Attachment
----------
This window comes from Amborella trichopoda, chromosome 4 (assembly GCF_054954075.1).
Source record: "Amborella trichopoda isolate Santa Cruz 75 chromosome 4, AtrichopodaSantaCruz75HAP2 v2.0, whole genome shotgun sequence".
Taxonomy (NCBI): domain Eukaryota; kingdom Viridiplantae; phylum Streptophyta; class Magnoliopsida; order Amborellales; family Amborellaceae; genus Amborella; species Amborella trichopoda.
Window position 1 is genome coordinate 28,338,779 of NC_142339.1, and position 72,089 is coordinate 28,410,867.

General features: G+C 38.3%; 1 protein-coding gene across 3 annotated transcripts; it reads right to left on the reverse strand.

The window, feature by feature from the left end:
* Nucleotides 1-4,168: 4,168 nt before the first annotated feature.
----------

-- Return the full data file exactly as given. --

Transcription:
This window comes from Amborella trichopoda, chromosome 4 (assembly GCF_054954075.1).
Source record: "Amborella trichopoda isolate Santa Cruz 75 chromosome 4, AtrichopodaSantaCruz75HAP2 v2.0, whole genome shotgun sequence".
Taxonomy (NCBI): domain Eukaryota; kingdom Viridiplantae; phylum Streptophyta; class Magnoliopsida; order Amborellales; family Amborellaceae; genus Amborella; species Amborella trichopoda.
Window position 1 is genome coordinate 28,338,779 of NC_142339.1, and position 72,089 is coordinate 28,410,867.

General features: G+C 38.3%; 1 protein-coding gene across 3 annotated transcripts; it reads right to left on the reverse strand.

The window, feature by feature from the left end:
* Nucleotides 1-4,168: 4,168 nt before the first annotated feature.